A key part of understanding your overall physical health is learning more about your skin. As the largest organ in the human body, skin is responsible for protecting you from the majority of hazards circulating though our environment. However, depending on what kind of skin you have, you might notice that it responds differently to certain conditions and develops various kinds of blemishes. These are the different types of skin a person can have and a few helpful tips to care for each type.
Normal skin is generally considered to be well-balanced and healthy. It has good blood circulation, small pores, and a soft, smooth texture that promotes a more youthful appearance. This is the ideal for many people, as it’s the most capable of responding to sun damage and less likely to be affected by minor irritants. However, as a person ages, they lose the natural collagen and elasticity that protects their skin and develop one of the following types of skin as a result. The aging process alone makes maintaining normal skin difficult, but a solid skin care routine can stave off the effects.
Dry skin isn’t as healthy because it lacks the ability to retain essential moisture. It produces less sebum, the substance that provides it with hydration, so the surface may look dry, flaky, and even enflamed. Due to this, dry skin is also very susceptible to damaging environmental conditions, and it can’t respond as effectively to injuries. For this reason, people with drier skin are highly encouraged to apply concentrated moisturizers as part of their skin care routines. Moisture is important regardless, but it’s particularly vital for people whose skin lacks it.
Conversely, oily skin is the result of the production of too much sebum. With excess oils sitting on your face, your pores are more likely to catch dirt and debris as you go about your day. The pores clog much more quickly, producing a chain reaction of irritation that eventually turns into painful acne. Fortunately, certain substances can have a drying effect on the skin while effectively dissolving the toxins causing you to break out. Salicylic acid is a great example of this.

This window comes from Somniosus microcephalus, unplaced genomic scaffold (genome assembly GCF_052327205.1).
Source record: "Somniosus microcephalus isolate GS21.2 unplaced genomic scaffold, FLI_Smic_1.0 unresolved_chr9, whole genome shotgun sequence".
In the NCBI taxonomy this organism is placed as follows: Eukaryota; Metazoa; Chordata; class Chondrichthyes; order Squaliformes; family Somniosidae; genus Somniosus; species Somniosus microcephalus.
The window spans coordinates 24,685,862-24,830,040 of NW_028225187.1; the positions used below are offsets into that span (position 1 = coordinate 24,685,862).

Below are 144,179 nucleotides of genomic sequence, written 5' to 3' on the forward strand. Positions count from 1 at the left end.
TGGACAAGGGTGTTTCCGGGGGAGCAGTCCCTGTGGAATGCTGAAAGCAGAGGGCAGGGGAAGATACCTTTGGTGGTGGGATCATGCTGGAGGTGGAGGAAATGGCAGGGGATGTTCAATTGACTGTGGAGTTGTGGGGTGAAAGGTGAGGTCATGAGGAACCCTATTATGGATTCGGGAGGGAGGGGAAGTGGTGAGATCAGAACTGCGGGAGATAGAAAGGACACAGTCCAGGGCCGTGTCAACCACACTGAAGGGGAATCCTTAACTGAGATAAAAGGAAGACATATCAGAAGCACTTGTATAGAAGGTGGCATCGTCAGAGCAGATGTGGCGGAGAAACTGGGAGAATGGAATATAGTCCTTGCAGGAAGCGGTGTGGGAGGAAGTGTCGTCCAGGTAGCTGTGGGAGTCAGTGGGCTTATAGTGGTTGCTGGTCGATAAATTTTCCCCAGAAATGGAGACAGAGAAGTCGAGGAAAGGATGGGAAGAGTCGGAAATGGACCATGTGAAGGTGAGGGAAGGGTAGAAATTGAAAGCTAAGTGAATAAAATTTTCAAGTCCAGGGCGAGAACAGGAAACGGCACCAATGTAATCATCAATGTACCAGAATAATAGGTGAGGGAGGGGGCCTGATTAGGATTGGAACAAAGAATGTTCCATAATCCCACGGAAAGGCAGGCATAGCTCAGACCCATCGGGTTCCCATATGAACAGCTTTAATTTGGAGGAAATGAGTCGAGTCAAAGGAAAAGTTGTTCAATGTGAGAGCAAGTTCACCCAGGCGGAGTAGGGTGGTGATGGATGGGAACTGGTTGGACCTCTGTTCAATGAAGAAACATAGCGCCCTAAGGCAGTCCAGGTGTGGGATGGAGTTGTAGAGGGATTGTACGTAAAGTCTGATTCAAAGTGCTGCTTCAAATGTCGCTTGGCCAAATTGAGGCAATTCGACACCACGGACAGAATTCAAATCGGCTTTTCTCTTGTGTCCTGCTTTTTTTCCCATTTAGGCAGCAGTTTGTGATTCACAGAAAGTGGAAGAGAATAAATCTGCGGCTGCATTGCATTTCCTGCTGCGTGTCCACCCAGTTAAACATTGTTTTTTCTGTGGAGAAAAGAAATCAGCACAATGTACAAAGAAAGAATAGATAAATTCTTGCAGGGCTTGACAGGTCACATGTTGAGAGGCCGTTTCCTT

People can also suffer from particularly sensitive skin, which is identified from the reactions it has to certain substances and conditions. People with sensitive often find that using new products or exposing themselves to an irritant can trigger itchiness and rash-like blotches. This development can feel similar to allergy symptoms, and it often needs to be treated by avoiding potential causes. However, you can gain a better understanding of these triggers by testing new products before using them on your entire face.
Combination skin can also be considered its own separate skin type due to the list of possibilities it presents. This skin category is described as any variation of skin that behaves like one type along the cheeks, but acts like another along the nose, forehead, and chin. People with normal to dry skin along their cheekbones can still experience oily or sensitive symptoms elsewhere. This can make caring for it very difficult, depending on what combination you have. To find the best possible routine for you, it’s best to discuss your symptoms with your doctor.